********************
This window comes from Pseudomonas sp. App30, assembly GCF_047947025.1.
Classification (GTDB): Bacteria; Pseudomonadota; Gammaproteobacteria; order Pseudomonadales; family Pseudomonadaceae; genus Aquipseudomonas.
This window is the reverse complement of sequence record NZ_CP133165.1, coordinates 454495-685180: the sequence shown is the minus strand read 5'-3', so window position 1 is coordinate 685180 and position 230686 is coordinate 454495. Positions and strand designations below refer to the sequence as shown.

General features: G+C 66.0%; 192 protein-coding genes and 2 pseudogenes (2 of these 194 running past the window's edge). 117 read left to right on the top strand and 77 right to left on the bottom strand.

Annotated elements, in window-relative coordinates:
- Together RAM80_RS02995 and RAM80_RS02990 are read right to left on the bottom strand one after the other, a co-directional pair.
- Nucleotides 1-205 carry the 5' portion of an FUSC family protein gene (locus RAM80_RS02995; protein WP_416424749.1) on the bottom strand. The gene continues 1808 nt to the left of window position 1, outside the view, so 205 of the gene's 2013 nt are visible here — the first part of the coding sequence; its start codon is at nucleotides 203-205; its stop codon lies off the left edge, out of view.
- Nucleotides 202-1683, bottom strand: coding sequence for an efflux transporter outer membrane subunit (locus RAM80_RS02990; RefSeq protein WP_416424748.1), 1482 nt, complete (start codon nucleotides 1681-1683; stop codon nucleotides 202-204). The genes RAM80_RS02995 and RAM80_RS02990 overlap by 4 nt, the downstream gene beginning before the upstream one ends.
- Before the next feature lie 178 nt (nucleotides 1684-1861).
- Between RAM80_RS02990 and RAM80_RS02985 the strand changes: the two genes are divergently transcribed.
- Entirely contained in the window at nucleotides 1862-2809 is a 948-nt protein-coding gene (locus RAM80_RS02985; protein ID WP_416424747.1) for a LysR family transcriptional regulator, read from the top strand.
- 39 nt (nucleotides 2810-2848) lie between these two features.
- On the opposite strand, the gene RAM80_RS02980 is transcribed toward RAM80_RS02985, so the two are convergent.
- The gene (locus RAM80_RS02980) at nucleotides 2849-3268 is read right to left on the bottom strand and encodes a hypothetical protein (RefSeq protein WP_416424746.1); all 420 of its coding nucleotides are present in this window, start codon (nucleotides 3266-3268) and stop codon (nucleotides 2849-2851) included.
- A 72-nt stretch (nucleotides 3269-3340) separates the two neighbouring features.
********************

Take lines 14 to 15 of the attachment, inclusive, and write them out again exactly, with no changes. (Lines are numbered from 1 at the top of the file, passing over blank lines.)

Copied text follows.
- The gene (locus RAM80_RS02980) at nucleotides 2849-3268 is read right to left on the bottom strand and encodes a hypothetical protein (RefSeq protein WP_416424746.1); all 420 of its coding nucleotides are present in this window, start codon (nucleotides 3266-3268) and stop codon (nucleotides 2849-2851) included.
- A 72-nt stretch (nucleotides 3269-3340) separates the two neighbouring features.